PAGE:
Click on the photo to enlarge and project onto screen.
Listed below are several questions that you could put on a handout (pick the ones you like). Have students look at the diagram as homework (or at the start of class as a bell-ringer). Then use the questions to guide a classroom discussion, randomly calling on students for their responses. It is an effective way to get students to think about how their lifestyles are related to carbon dioxide emissions. The diagram (called a "Mind Map") was provided by www.live-the-solution.com.
Take a careful and thoughtful look at the diagram. On your handout (or on your own sheet of paper) complete the following tasks. You will hand your paper in and you will be expected to discuss the diagram in class.
1. New Title: If it were up to you, what title would you give to the diagram?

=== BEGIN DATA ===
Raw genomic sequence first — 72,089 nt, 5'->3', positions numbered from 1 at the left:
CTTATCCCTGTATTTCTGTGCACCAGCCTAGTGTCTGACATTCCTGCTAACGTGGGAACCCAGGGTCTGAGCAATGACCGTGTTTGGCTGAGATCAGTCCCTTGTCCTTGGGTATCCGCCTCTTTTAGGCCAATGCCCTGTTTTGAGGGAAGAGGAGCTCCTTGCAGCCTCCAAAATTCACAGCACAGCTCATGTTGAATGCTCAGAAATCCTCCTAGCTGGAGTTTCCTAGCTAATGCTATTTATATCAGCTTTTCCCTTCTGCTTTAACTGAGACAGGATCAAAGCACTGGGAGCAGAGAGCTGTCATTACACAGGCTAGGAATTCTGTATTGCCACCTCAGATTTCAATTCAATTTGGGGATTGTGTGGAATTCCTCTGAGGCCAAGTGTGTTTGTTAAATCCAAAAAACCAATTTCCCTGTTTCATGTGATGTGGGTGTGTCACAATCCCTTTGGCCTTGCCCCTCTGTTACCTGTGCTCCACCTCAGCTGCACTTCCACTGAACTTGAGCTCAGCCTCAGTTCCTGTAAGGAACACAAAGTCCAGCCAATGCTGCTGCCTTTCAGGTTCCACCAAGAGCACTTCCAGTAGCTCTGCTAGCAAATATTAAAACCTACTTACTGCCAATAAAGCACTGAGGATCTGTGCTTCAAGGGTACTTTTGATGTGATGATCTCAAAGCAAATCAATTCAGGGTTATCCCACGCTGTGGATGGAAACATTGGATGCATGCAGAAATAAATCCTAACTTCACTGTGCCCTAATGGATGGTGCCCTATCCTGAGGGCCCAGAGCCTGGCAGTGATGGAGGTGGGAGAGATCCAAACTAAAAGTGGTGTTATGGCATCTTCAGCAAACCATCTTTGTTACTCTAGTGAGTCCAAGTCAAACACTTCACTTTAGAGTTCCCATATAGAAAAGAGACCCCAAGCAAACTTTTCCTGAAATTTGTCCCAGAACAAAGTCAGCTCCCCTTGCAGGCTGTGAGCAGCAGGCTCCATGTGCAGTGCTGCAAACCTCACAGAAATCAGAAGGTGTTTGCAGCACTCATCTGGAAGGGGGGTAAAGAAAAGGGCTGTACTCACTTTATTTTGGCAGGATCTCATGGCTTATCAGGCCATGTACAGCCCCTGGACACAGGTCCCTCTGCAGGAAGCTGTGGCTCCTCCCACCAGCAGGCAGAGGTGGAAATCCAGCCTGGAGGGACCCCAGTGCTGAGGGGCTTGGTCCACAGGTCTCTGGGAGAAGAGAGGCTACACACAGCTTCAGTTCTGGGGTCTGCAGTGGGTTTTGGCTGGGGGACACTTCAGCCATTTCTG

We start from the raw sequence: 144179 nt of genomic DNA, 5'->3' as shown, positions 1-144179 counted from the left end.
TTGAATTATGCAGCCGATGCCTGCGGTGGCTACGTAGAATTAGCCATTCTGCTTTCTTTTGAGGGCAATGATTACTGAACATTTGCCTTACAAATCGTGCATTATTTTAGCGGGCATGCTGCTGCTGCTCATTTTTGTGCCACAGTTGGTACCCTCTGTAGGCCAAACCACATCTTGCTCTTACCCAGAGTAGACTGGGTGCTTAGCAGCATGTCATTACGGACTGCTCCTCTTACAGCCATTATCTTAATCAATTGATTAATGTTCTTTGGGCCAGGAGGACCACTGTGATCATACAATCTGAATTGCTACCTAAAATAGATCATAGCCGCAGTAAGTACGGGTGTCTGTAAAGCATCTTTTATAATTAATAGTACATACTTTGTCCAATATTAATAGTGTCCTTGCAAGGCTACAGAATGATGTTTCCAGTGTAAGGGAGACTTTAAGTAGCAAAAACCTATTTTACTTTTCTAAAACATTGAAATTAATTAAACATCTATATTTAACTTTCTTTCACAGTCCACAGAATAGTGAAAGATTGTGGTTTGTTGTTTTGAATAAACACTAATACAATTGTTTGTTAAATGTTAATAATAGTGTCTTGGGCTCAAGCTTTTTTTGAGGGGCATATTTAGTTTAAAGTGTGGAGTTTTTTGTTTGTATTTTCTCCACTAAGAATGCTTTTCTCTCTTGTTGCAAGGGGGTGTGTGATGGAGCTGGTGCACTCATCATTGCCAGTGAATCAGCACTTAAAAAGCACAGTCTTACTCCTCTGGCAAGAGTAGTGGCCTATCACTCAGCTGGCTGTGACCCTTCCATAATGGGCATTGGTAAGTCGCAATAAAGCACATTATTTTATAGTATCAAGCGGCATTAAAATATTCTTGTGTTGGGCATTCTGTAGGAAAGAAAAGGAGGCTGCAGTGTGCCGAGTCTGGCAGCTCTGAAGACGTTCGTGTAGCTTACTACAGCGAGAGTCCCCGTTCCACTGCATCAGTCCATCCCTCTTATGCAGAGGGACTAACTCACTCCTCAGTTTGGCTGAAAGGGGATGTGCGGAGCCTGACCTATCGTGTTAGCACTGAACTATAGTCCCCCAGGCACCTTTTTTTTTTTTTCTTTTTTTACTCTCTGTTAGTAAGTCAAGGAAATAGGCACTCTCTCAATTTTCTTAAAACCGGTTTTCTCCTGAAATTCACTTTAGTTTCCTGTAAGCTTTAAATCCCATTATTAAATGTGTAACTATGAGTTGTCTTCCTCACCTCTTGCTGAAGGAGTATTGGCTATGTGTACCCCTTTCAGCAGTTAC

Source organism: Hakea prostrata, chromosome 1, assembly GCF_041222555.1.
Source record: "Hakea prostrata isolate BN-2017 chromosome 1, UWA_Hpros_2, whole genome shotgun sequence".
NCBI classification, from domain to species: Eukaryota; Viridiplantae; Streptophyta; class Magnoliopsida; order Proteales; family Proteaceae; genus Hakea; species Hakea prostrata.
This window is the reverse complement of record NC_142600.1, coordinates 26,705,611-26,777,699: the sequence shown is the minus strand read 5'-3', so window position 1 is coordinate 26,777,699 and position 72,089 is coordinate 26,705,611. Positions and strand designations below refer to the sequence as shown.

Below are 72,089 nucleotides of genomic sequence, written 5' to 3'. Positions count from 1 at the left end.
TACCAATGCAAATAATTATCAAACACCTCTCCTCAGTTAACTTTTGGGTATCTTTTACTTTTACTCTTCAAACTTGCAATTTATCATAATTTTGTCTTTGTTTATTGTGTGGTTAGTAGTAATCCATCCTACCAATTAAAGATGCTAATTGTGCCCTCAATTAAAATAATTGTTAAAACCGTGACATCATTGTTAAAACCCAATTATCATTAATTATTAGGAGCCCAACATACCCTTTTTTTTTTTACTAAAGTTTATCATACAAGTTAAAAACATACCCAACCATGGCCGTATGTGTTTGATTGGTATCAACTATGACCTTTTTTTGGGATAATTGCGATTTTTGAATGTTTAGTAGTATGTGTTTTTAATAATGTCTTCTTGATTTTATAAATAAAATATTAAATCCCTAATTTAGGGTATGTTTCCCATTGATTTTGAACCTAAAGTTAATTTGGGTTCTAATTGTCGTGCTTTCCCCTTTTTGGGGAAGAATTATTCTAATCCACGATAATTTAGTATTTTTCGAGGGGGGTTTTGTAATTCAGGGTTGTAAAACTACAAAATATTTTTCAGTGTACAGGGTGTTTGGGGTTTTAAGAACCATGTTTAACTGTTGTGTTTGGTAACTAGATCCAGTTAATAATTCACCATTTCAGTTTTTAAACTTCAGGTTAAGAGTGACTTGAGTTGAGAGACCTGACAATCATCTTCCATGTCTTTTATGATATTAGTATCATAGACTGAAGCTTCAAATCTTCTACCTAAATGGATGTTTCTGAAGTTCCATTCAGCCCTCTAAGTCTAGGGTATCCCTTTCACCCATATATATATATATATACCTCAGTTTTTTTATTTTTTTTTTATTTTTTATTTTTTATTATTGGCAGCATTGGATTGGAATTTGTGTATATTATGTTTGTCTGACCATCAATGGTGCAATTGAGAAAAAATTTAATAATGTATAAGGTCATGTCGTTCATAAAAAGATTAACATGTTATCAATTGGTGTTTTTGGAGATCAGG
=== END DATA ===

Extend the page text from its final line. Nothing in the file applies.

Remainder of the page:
2. Questions:Write out three good questions that you have about parts of the diagram. The answers to your questions should not be found on the diagram, and the answers cannot be a simple fact.
3. Reaction: What is your reaction to specific things shown on the diagram, or what do you think would be the reaction of others to specific things on the diagram? List three reactions to specific things on the diagram.
4. Conservation: Education, laws, innovations, and incentives are some of the ways that we can get people to do the things on the diagram. List one of the things on the diagram that would go in the "innovations" category.
5. Laws (or taxes) can also cause conservation. Pick an item on the diagram and write a law that would make people adopt this practice.
6. Pick an item on the diagram and write a government (city, county, state, federal) incentive that would make people want to do it.
7. Pick an item that education might help to promote.
8. What is it about the diagram most surprised you?
9. Generally speaking, what are some reasons people don't do more of the things on the diagram? Be prepared to discuss these in class!